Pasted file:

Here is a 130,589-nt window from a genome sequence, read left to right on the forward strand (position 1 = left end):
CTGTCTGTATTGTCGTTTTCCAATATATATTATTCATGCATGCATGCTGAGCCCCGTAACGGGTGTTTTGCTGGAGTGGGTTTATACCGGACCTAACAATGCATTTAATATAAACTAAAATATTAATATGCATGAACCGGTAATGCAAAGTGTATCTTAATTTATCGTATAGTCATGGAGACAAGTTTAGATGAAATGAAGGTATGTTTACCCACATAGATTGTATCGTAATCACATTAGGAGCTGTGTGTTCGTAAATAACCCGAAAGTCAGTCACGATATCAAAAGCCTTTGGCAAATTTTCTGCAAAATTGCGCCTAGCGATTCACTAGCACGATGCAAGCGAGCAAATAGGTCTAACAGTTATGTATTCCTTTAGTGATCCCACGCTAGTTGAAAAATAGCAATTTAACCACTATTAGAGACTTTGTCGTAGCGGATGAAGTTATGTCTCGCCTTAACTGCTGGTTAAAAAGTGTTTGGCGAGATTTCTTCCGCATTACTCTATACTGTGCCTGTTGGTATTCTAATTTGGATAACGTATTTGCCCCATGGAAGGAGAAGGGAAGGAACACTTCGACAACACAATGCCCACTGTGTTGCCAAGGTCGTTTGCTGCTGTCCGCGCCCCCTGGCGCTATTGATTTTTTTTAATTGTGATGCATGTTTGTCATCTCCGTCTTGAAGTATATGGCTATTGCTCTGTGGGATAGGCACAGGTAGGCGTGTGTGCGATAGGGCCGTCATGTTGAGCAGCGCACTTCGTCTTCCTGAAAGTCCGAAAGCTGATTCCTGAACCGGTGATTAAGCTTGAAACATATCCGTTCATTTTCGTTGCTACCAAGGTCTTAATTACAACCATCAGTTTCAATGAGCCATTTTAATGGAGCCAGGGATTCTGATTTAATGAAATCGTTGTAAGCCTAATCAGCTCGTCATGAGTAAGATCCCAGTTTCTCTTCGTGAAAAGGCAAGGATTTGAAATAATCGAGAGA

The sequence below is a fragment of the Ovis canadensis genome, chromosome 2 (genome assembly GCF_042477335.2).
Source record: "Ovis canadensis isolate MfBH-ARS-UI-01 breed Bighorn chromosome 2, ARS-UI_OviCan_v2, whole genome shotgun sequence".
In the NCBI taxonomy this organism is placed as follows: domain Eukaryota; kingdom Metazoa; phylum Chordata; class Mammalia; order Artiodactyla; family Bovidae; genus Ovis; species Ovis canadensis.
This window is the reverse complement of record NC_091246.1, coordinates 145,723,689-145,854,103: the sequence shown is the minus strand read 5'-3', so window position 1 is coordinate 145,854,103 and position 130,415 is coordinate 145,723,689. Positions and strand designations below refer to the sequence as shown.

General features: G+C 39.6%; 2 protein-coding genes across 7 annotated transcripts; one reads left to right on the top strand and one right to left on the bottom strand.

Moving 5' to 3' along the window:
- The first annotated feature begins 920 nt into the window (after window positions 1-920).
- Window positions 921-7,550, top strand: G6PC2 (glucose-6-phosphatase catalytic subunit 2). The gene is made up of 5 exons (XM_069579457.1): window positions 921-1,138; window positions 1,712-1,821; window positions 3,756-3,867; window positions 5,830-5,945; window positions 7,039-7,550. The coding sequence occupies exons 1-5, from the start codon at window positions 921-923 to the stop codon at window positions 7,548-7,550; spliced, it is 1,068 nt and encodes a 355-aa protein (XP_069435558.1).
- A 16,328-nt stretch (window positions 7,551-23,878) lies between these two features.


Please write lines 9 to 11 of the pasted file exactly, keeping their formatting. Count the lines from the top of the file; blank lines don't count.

- The first annotated feature begins 920 nt into the window (after window positions 1-920).
- Window positions 921-7,550, top strand: G6PC2 (glucose-6-phosphatase catalytic subunit 2). The gene is made up of 5 exons (XM_069579457.1): window positions 921-1,138; window positions 1,712-1,821; window positions 3,756-3,867; window positions 5,830-5,945; window positions 7,039-7,550. The coding sequence occupies exons 1-5, from the start codon at window positions 921-923 to the stop codon at window positions 7,548-7,550; spliced, it is 1,068 nt and encodes a 355-aa protein (XP_069435558.1).
- A 16,328-nt stretch (window positions 7,551-23,878) lies between these two features.